IN DEPTH [green purchasing] created mutual recognition agreements among some of its members to foster the emergence of global environmental standards. Other organizations, like UL Environment, are also focusing on the need for global standards. Green Purchasing Networks. Japan launched the first Green Purchasing Network (GPN) in 1996 to share green purchasing practices, develop green purchasing tools, and identify greener products and services. Other GPNs have emerged throughout the world, including the Responsible Purchasing Network in the United States. The International Green Purchasing Network (IGPN) was founded in 2005 to facilitate communication among regional GPNs and the promotion of global best practices. Working closely with members of the global
eco-labelling community, IGPN and individual GPNs are harmonizing efforts to define greener products and services and the purchasing practices that make their purchase possible. United Nations Environment Programme (UNEP). The United Nations has also recognized the tremendous power of government procurement to address environmental challenges and has launched an effort to improve international collaboration. The Sustainable Public Procurement Initiative (SPPI) is a key component of the UNEPâ€™s Sustainable Consumption and Production program. UNEP is focusing its activities on the tools necessary to scale green purchasing initiatives globally through access to better information and improved green purchasing tools.
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GLOBAL CHALLENGES, LOCAL ACTION Global challenges, including global environmental challenges, require global solutions. Global solutions require local action. Government purchasers around the world are doing their part by buying greener products and services from greener companies. Local purchasing decisions made by purchasing professionals around the globe are creating the economic incentives for a greener, healthier, more sustainable world. Purchasers around the world are proving that it is possible to buy a greener future on a global scale. SCOT CASE has been researching and promoting responsible purchasing since 1993. He is the Market Development Director for UL Environment and serves on the board of the International Green Purchasing Network. Contact him via Twitter @scotcase, email at scot.case@ ul.com or in Reading, PA, at 610-7793770. This article represents the views of the author only and do not necessarily reflect the views of UL Environment or its affiliates or subsidiaries. This article is for general information purposes only and is not meant to convey legal or other professional advice. SOURCES â€” Dr. Anastasia Oâ€™Rourke, DEKRA; United Nations Environment Programme, Sustainable Public Procurement: A Global Review, December 2013 â€” International Green Purchasing Network, Government Green Procurement: Charting a Roadmap Towards a Greener Future, September 2013; â€” Fourth International Conference on Green Purchasing (Kuala Lumpur, Malaysia), September 2013; â€” International Symposium on Ethical Purchasing (Sapporo, Japan), February 2014.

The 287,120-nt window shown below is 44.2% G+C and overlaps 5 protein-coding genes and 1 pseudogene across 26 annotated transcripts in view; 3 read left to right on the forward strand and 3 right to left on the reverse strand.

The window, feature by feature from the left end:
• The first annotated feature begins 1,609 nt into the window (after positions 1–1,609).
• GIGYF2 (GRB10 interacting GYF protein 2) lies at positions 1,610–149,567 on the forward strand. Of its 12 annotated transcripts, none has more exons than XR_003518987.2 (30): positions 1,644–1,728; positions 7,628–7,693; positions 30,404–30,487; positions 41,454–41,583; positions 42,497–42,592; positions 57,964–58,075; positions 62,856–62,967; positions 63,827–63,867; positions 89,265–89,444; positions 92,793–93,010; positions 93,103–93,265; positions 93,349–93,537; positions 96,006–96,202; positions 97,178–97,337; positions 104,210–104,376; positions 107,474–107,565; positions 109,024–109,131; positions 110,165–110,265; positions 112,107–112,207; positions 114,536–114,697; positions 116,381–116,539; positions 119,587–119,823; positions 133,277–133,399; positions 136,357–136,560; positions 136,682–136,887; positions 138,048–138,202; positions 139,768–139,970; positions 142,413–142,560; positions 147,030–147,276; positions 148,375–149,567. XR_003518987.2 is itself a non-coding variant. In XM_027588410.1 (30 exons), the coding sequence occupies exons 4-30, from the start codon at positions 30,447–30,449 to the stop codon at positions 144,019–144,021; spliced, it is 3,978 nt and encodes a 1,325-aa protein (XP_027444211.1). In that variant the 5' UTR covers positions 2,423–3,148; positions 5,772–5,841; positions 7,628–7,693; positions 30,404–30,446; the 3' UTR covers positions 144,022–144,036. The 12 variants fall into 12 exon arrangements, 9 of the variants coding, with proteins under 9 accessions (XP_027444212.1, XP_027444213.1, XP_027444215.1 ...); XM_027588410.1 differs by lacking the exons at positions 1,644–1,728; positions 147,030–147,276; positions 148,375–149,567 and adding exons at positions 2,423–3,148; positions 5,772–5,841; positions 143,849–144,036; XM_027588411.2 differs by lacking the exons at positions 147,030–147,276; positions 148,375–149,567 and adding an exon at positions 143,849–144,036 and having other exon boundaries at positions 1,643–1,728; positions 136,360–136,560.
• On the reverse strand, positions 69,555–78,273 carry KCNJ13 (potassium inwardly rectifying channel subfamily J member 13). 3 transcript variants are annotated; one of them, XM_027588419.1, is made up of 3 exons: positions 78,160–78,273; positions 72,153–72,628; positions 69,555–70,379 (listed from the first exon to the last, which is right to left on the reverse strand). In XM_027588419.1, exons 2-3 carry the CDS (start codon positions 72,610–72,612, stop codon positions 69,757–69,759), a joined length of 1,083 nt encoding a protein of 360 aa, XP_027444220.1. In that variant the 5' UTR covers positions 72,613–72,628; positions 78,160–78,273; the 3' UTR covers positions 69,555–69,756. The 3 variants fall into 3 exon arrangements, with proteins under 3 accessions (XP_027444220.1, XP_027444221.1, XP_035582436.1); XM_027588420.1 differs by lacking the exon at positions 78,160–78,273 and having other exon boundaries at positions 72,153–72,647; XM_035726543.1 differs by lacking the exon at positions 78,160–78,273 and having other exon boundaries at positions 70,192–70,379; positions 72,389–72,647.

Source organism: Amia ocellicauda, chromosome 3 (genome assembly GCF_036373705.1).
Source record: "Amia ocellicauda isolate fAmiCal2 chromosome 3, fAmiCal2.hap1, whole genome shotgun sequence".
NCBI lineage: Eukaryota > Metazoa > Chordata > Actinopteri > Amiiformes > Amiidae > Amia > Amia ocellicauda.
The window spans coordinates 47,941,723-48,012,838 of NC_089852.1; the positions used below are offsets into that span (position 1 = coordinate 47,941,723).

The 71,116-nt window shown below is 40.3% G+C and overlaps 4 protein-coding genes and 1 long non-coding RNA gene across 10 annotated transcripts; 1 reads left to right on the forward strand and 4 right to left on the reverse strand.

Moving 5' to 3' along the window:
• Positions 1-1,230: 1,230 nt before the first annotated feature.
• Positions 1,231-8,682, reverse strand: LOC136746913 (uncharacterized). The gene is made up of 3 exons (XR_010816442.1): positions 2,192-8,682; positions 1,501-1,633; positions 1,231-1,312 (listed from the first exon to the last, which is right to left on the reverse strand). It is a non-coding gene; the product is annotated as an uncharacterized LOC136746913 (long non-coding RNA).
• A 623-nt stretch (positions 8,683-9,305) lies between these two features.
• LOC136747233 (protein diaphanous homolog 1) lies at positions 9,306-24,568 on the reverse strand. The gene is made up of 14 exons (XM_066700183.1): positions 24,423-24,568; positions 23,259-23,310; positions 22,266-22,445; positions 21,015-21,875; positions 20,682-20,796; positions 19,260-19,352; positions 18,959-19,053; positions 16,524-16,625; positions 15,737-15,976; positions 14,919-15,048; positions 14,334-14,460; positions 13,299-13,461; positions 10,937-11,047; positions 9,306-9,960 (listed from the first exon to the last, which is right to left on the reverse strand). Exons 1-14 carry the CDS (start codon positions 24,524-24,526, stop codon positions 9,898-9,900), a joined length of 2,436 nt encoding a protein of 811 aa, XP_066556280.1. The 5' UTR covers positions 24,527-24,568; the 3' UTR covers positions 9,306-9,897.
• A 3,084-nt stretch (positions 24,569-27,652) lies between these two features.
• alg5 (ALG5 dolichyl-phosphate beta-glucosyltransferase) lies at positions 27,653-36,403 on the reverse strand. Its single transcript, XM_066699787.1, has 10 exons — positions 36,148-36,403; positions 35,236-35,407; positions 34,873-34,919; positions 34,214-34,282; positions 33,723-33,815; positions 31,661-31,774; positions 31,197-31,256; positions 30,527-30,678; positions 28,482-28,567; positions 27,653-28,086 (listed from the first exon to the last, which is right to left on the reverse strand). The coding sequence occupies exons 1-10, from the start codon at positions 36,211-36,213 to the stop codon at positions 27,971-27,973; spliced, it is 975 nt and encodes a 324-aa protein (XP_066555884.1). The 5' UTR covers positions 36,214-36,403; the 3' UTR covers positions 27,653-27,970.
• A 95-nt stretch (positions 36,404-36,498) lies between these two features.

The official publication of NIGP.